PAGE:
In 1983, the Supreme Court of Canada decided a case about the division of powers in Canadian federalism.[1] The Court had to decide whether the City of Calgary had the constitutional authority to make it illegal for a person to be on the street for the purpose of prostitution.

In Canada, the federal government is permitted to create laws on certain subjects, and the provinces are permitted to create laws on other subjects. Because a city can only exercise the powers that are delegated to it by the province, it is also limited to these same provincial subjects. It was important in this case that the federal government has power over the criminal law, and the provinces have power over “property and civil rights.”[2]   Like other cities, Calgary has a set of by-laws dealing with the use of city streets, and these by-laws prohibit some activities. Calgary created its consolidated by-law, “The Street By-law,” in 1974. It addressed issues such as pedestrians to walking in vehicle lanes, and the sale of goods on streets.   In 1981, the city added a new section that made it illegal to be on the streets for the purpose of prostitution. Lenore Westendorp was charged under this section. In response, she argued that the law dealt with a criminal matter and therefore was beyond the power of the province. This argument was rejected by the majority of the Alberta Court of Appeal, but it was unanimously accepted by the Supreme Court of Canada.   Defending the street prostitution section against Westendorp’s constitutional challenge, the Alberta government argued that the section dealt with control of the streets, just like the other sections of Calgary’s by-law. The majority of the Alberta Court of Appeal agreed with this argument. They considered the street prostitution section to be a simple attempt to deal with a public nuisance. Rather than seeing it as a way to suppress the market for sexual services, the Court of Appeal saw it as attempting to protect citizens who use the street from the “irritation and embarrassment of being unwilling participants” in the market for sexual services.[3]   Westendorp appealed this ruling to the Supreme Court of Canada. The Supreme Court did not accept the government’s argument. The Court pointed out that if the purpose of the by-law was just control of nuisances on the streets, then it could have simply dealt with people gathering on the street, regardless of what the people were saying or doing. The street prostitution section, on the other hand, only applied when a person was offering sexual services. It was therefore not part of a regulatory scheme dealing with the enjoyment of property, which would be a proper use of the “property and civil rights” power. Instead, the Court saw the new section as a stand-alone provision that was intended to control and punish prostitution.[4]   The Supreme Court explained its reasoning with other examples:   If a province or municipality may translate a direct attack on prostitution into street control through reliance on public nuisance, it may do the same with respect to trafficking in drugs. And, may it not, on the same view, seek to punish assaults that take place on city streets as an aspect of street control![5]   The Court therefore ruled that the bylaw interfered with the federal government’s authority over criminal law. Westendorp made two other arguments. The first was that the city had not been authorized by the province to create the by-law. The second was that the by-law violated Westendorp’s Charter right to “life, liberty and security of the person, and the right not to be deprived thereof except in accordance with the principles of fundamental justice.”[6] The Supreme Court did not address these arguments: it was unnecessary to consider them once the Court concluded that the by-law was an unconstitutional attempt to create a criminal offence.[7]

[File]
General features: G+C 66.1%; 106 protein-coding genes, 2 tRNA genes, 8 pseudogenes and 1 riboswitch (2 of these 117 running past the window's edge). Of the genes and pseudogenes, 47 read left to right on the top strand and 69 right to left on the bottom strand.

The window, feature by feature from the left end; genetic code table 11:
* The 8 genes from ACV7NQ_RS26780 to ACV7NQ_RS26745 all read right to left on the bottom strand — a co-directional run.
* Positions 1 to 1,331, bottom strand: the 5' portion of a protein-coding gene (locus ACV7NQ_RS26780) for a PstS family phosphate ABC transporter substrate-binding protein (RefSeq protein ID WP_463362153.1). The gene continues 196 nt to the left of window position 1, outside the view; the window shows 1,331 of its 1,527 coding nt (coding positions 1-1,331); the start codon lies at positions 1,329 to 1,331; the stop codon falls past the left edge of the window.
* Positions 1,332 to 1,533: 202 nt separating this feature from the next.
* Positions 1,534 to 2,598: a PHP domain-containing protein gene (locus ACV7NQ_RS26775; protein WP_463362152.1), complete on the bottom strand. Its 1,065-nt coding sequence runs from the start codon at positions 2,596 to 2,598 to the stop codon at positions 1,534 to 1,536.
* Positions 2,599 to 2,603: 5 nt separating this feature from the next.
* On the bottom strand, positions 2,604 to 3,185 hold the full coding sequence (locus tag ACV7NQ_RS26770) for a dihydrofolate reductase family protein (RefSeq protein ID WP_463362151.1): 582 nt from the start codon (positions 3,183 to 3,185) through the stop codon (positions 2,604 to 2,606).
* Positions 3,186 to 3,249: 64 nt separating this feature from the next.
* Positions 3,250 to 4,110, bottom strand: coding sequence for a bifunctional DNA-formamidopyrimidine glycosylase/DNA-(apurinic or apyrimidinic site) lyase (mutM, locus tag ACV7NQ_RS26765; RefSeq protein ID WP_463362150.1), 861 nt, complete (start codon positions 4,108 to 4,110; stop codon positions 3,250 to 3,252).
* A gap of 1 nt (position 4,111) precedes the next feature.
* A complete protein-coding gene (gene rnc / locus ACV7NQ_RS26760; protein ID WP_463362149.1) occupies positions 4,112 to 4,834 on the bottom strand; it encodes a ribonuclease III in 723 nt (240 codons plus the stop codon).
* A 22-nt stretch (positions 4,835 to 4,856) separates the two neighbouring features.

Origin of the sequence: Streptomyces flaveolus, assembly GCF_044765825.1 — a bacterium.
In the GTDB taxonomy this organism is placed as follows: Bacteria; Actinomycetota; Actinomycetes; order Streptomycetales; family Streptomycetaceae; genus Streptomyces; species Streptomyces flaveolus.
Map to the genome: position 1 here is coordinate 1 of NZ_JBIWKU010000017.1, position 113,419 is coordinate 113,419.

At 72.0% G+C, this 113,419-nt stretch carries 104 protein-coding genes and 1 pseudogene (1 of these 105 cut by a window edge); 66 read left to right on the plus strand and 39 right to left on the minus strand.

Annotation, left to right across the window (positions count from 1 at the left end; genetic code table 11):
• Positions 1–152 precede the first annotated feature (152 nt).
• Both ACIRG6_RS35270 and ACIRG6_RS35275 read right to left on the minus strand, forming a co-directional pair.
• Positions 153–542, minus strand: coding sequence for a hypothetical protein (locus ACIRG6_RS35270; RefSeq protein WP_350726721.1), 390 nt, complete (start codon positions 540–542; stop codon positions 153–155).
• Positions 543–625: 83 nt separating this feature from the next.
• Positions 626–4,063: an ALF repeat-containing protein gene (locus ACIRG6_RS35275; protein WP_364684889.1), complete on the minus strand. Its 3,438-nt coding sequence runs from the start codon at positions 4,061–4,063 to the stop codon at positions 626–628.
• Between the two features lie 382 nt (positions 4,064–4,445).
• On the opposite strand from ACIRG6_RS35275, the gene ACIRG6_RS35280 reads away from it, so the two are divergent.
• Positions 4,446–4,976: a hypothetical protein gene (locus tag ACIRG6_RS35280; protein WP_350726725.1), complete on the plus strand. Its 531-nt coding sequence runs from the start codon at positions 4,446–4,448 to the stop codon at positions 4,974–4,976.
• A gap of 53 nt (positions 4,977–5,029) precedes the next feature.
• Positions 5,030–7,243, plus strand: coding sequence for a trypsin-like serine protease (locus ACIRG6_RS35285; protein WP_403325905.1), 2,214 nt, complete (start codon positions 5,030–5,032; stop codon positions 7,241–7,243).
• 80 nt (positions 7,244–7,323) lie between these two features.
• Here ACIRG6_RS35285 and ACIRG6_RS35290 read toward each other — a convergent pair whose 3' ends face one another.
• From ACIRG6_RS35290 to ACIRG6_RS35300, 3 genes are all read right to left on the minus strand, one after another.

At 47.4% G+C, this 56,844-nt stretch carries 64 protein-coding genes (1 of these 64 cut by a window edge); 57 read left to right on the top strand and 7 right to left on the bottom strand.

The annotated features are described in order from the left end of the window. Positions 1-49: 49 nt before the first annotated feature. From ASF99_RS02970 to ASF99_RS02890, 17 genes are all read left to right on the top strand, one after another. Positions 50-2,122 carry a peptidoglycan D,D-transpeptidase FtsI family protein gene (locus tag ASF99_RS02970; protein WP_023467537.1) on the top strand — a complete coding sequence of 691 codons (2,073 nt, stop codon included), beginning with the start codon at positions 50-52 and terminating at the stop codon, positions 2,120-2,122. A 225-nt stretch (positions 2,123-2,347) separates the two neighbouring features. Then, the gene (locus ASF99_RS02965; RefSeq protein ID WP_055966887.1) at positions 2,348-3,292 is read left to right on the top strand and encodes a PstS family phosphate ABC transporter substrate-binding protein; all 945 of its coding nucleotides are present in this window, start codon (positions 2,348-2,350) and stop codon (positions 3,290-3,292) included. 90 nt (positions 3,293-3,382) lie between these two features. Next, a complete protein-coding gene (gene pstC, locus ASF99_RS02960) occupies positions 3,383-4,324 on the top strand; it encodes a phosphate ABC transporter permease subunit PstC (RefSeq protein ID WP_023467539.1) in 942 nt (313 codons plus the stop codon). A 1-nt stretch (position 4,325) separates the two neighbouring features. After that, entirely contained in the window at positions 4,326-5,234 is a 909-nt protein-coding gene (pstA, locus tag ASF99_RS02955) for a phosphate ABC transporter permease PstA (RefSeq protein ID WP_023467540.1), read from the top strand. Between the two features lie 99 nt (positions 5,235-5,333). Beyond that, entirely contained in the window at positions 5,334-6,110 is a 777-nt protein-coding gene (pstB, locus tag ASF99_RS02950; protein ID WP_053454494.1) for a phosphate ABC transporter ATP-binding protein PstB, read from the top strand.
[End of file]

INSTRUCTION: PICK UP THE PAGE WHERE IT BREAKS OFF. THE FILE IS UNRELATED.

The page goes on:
[1] Westendorp v. The Queen, [1983] 1 S.C.R. 43. [2] Constitution Act, 1867 (U.K.), 30 & 31 Victoria, c. 3, ss. 91(27), 92(13). [3] Supra note 1 at 53. [4] Ibid. at 51-52. [5] Ibid. at 53-54. [6] Canadian Charter of Rights and Freedoms, being Part I of The Constitution Act, 1982, being Schedule B to the Canada Act (U.K.), 1982, c. 11, s. 7. [7] Supra note 1 at 46.